No hablas espanol? Go to those countries anyway
Me gusta tu gato! De donde al bano? Buenos noches!
That’s about the extent of my Spanish speaking skills. I know how to utter complete nonsense and also know a few necessary phrases. To be honest, the last one is a toss-up for me. I’m not sure if “buenos noches” means goodnight or good day… but this helps me illustrate my point. For years, I’ve hesitated traveling to countries where I’m not fluent in the language. Now, looking back, I should never have let that stop me.
According to Duolingo, I’m 8 percent fluent in Spanish. “What a joke!” I scoffed at the score illuminated on my screen. This is what taking six-plus years of grueling Spanish class has taught me, apparently. Yet, I was still optimistic as I boarded my plane to Puerto Rico to embark on my first solo, international excursion. Turns out, I could scrape by with my Spanish, but definitely had a hard time talking to the locals!
I spent two weeks trying to scrape by with Spanglish. Sometimes the locals pitied me and would speak to me in English. Other times, I was forced to try to piece together a coherent sentence. It was so rewarding having a local answer my question in Spanish and I knew the exact translation. By speaking to them in their native tongue, I felt like I embraced their culture more.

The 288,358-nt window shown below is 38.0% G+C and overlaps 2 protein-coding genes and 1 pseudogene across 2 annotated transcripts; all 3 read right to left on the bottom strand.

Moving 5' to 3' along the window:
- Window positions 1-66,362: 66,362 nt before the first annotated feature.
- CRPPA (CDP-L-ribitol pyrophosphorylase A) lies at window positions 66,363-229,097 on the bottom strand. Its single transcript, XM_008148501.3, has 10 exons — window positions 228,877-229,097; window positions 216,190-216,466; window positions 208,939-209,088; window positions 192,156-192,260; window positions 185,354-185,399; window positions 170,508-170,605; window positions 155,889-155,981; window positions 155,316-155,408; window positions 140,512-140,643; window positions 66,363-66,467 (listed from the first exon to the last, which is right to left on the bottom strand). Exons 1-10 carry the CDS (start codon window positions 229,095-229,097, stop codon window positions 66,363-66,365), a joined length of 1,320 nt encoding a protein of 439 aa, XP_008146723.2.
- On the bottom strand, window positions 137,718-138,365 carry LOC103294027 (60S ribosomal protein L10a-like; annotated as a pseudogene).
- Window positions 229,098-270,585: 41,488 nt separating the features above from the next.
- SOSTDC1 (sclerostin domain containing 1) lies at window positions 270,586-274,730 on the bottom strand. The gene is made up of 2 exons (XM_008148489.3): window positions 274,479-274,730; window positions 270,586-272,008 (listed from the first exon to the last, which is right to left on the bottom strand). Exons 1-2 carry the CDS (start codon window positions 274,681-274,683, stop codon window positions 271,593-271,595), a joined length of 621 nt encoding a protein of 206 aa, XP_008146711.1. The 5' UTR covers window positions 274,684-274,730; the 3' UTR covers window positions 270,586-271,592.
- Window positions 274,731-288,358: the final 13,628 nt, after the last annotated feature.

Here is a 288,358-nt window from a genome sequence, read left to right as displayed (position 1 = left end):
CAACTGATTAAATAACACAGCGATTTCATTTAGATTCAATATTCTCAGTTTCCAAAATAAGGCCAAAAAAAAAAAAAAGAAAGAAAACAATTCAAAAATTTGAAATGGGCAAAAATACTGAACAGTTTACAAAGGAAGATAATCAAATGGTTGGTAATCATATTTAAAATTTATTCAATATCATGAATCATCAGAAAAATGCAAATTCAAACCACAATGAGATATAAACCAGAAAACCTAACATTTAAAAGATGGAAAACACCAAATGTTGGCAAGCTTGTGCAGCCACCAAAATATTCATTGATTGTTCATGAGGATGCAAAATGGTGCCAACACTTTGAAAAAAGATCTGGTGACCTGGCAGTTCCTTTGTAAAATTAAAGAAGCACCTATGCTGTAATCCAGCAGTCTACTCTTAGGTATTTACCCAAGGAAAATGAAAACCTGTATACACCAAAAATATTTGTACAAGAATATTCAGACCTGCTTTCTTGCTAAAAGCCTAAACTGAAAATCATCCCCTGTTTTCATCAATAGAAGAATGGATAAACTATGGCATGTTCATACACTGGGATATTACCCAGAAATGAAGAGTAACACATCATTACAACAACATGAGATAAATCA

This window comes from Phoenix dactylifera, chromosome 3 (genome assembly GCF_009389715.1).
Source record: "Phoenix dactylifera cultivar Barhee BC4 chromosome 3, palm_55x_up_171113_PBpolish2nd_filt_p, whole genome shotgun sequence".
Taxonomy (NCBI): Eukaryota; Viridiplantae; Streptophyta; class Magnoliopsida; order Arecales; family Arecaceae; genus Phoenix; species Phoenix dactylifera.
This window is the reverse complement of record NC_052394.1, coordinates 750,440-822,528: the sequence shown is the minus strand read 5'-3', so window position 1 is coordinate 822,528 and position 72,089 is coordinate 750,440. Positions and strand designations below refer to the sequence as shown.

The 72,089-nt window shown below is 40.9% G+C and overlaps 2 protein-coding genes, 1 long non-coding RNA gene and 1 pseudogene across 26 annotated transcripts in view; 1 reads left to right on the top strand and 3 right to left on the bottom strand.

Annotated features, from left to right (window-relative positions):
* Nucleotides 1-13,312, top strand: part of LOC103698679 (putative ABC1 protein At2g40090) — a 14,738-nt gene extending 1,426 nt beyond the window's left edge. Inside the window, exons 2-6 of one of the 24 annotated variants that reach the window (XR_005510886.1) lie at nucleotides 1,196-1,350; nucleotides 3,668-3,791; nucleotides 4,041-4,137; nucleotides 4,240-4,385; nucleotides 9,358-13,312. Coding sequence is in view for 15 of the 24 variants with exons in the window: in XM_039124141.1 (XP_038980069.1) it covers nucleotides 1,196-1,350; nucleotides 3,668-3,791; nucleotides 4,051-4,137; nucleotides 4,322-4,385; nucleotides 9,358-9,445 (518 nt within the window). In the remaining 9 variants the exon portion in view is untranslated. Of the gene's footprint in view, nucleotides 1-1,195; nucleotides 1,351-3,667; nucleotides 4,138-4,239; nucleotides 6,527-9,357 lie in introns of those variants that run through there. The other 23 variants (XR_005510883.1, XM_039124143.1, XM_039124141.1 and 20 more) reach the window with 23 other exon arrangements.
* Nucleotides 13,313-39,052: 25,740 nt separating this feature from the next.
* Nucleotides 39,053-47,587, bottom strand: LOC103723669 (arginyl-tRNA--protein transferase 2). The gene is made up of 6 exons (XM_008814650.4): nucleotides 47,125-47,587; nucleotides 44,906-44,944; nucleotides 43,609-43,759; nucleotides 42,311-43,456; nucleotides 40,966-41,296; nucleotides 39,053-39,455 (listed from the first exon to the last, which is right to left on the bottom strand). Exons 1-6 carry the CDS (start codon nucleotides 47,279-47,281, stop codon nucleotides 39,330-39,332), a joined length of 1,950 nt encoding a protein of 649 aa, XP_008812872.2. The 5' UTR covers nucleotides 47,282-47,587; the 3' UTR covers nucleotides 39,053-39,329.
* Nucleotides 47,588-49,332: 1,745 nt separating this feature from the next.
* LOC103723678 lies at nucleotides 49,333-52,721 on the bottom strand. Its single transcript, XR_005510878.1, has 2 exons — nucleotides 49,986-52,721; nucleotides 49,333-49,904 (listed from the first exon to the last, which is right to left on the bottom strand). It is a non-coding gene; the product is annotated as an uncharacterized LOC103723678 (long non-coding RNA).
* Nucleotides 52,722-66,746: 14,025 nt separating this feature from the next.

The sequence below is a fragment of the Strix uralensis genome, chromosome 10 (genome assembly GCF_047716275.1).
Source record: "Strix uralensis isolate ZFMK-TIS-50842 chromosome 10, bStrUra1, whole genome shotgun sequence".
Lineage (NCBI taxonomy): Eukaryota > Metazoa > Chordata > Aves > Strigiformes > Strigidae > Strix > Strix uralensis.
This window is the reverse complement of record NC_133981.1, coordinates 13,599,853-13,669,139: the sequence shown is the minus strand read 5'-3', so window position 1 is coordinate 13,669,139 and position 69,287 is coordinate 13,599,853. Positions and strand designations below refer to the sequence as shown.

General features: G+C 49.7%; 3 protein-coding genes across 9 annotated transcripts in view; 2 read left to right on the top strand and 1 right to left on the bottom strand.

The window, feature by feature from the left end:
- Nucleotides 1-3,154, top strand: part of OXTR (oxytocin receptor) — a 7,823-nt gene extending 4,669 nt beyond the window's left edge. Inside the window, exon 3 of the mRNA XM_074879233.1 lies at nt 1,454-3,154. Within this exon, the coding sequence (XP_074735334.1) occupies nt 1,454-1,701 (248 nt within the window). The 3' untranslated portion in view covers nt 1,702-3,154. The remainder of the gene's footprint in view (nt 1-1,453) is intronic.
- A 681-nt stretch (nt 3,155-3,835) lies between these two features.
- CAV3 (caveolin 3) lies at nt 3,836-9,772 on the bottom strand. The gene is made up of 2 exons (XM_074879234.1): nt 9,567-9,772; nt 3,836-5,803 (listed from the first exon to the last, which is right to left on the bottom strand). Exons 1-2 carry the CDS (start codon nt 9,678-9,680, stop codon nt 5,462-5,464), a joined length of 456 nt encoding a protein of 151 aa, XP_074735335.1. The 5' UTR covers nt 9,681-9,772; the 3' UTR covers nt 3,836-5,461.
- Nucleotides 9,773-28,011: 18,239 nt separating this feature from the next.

But, I’ll never let not being fluent in another language discourage me from traveling to a secluded, tropical, coastal town, to the heart of a foreign metropolis or anywhere in between.
Now, I’ll travel to a country where I have never uttered more than five syllables of the language. For me, there is something so mystical and exhilarating about hearing people speak in their native tongue. I’m envious of them! There syllables and phrases dancing around in their mouths and paint beautiful symphonies — ones that would make Bach jealous. Hearing a foreign language emphasizes that fact that I’m experiencing a new culture and way of life.
Now, there’s been times when I’ve felt alienated and even stressed that I haven’t known the native language of the country. (Let’s recall that time in Puerto Rico where I got yelled at in Spanish about how to navigate into a cramped parking space! You can read about the entire ordeal in this journal entry.) But that’s part of the learning process. Learning how to muddle your way through asking for directions and ordering food is just another joy of traveling abroad. It’s those silly moments that you look back and laugh on.
Luckily, I can make up for lost time. I’m only 24 years old and have plenty to time to embark to those countries where I’m not fluent in German, French, Arabic or anything else. But heck, I’m going.